Not that he will have it all his own way; Mad Macs has entered a two-bike ‘dealer team’ on Kawasaki 150 Ninjas, the first for top regional superbike contender (and former short-circuit champion) Trevor Westman, along with Wesley Jones, Powersport king JP Friederich and multiple former SA Superbike champion Greg Gildenhuys. The second Ninja will be shared between Masters’ heroes Rob Cragg (a former regional title-holder) and Jacques Ackermann, along with David Enticott and Brandon Storey.


Also lined up for 15 December is the Fueled Racing CBR150 of Slade van Niekerk, Bernard Haupt, Jean-Baptiste Racoupeau and Chase Hulscher. Van Niekerk and Haupt recently rode this machine to victory in a one-hour race on the Half Main and this team must be seen as a threat to the established stars, as is the all-teen Otto Racing team of Chris Wright, Ricardo Otto and World Supersport 300 racer Dino Iozzo.

Other entries of note are the Ellis brothers, Michael and David – the only two-man entry – who seem totally immune to fatigue and always give a good account of themselves, as well as the HSC Racing team of cousins Nicholas and Brad Hutchings, Jarryd Butler and Abigail Bosson, the daughter of multiple 8 Hour winner the late Chris Bosson and Martie Bosson, herself a veteran of numerous 8 Hours.

The ultimate veteran, however, is former Class A racer John Craig, who has competed in every edition of this race since its inception in 1983; this year he will share the No Rush Racing CBR150 with Jimmy Pantony and Gerrit Visser Snr, in a team with a combined age of 166 years – and that doesn’t include the bike!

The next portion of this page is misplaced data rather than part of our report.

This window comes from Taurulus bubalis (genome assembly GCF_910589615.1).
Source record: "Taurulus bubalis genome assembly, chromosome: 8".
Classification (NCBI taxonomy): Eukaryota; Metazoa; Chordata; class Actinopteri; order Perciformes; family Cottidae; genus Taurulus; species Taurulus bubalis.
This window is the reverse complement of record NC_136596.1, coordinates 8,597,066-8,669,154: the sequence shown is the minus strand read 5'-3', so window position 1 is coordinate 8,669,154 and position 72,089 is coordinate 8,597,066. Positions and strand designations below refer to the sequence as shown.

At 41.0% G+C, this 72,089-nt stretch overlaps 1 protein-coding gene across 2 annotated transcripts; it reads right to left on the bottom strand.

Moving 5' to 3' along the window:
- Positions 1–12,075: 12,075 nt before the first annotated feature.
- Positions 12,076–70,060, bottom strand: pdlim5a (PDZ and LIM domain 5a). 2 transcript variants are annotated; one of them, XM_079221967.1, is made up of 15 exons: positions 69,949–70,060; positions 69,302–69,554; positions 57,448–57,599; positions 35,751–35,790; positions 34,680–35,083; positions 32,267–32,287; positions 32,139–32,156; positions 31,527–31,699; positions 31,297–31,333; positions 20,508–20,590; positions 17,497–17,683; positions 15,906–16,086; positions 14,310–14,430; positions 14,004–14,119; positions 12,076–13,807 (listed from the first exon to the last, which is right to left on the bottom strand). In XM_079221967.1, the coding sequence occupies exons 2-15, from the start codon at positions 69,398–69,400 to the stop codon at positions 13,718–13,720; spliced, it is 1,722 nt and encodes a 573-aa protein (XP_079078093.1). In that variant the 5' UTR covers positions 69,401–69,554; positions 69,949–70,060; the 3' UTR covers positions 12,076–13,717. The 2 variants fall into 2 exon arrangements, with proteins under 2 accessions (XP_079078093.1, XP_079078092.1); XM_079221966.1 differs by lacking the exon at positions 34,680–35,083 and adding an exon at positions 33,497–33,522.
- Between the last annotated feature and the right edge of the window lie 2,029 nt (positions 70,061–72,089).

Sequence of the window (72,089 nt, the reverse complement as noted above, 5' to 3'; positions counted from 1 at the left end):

Only two two-stroke entries have been received thus far; the first, based on a Yamaha TZR50 chassis with custom-built inverted front suspension by Martin Paetzold and a Yamaha YZ80 motocross engine, has been prepared by veteran two-stroke tuner Adrian van der Merwe, who will share it with Malcolm Steyn and Steve Thurling. Another TZR50/YZ80 is a group effort from Jannie le Roux, Schalk Pretorius and Andre Kotze – and there are rumours of a very quick Honda CR80 powered machine as well.

Entry is R80 for adults, R20 for scholars under 16 and free for kids under 12. The gates open at 7.30am on race day, qualifying starts at 9am and at 9.35am the top 10 qualifiers will go out again for a five-minute Superpole session to determine the starting order at the sharp end of the field.

The race will get underway with a traditional Le Mans start, in which the motorcycles are lined up in their qualifying order along the east side of the back straight, and the riders line up against the tyre barrier on the west side, approximately 50 metres away.

When the flag drops at exactly 10am, the riders sprint across to their bikes, hit the starter button – and eight hours of utter mayhem ensues. Nearly all the motorcycles will be crashed at least once, many several times; a number will undergo major surgery in the pits, either for crash damage or mechanical failure. Nevertheless, all but a handful will still be running when the chequered flag comes out at 6pm, some without a shred of bodywork, others held together by faith and duct tape.


As in all endurance contests, everyone who makes it to the finish is a winner; when you see their faces in the pits at the end you’ll understand why they keep coming back year after year for this truly unique motorsport challenge.